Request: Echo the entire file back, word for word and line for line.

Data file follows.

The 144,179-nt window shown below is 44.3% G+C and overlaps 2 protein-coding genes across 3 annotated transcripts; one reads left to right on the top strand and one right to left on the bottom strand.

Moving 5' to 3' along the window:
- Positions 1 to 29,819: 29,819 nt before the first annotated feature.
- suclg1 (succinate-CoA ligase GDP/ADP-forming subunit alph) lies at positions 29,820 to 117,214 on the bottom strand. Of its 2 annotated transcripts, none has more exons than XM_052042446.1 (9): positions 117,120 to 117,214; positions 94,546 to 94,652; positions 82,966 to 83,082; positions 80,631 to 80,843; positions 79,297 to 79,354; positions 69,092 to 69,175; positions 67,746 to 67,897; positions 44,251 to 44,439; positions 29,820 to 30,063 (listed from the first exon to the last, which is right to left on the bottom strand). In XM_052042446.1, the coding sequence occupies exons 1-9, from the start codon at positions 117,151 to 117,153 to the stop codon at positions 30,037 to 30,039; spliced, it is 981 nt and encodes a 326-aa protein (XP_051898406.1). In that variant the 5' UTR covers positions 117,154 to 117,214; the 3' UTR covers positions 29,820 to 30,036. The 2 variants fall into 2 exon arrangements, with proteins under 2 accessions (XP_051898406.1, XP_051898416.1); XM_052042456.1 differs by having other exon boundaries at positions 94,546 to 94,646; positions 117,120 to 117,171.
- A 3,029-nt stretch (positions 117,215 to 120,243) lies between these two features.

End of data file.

The 144,179-nt window shown below is 44.3% G+C and overlaps 2 protein-coding genes across 3 annotated transcripts; one reads left to right on the top strand and one right to left on the bottom strand.

Moving 5' to 3' along the window:
- Positions 1 to 29,819: 29,819 nt before the first annotated feature.
- suclg1 (succinate-CoA ligase GDP/ADP-forming subunit alph) lies at positions 29,820 to 117,214 on the bottom strand. Of its 2 annotated transcripts, none has more exons than XM_052042446.1 (9): positions 117,120 to 117,214; positions 94,546 to 94,652; positions 82,966 to 83,082; positions 80,631 to 80,843; positions 79,297 to 79,354; positions 69,092 to 69,175; positions 67,746 to 67,897; positions 44,251 to 44,439; positions 29,820 to 30,063 (listed from the first exon to the last, which is right to left on the bottom strand). In XM_052042446.1, the coding sequence occupies exons 1-9, from the start codon at positions 117,151 to 117,153 to the stop codon at positions 30,037 to 30,039; spliced, it is 981 nt and encodes a 326-aa protein (XP_051898406.1). In that variant the 5' UTR covers positions 117,154 to 117,214; the 3' UTR covers positions 29,820 to 30,036. The 2 variants fall into 2 exon arrangements, with proteins under 2 accessions (XP_051898406.1, XP_051898416.1); XM_052042456.1 differs by having other exon boundaries at positions 94,546 to 94,646; positions 117,120 to 117,171.
- A 3,029-nt stretch (positions 117,215 to 120,243) lies between these two features.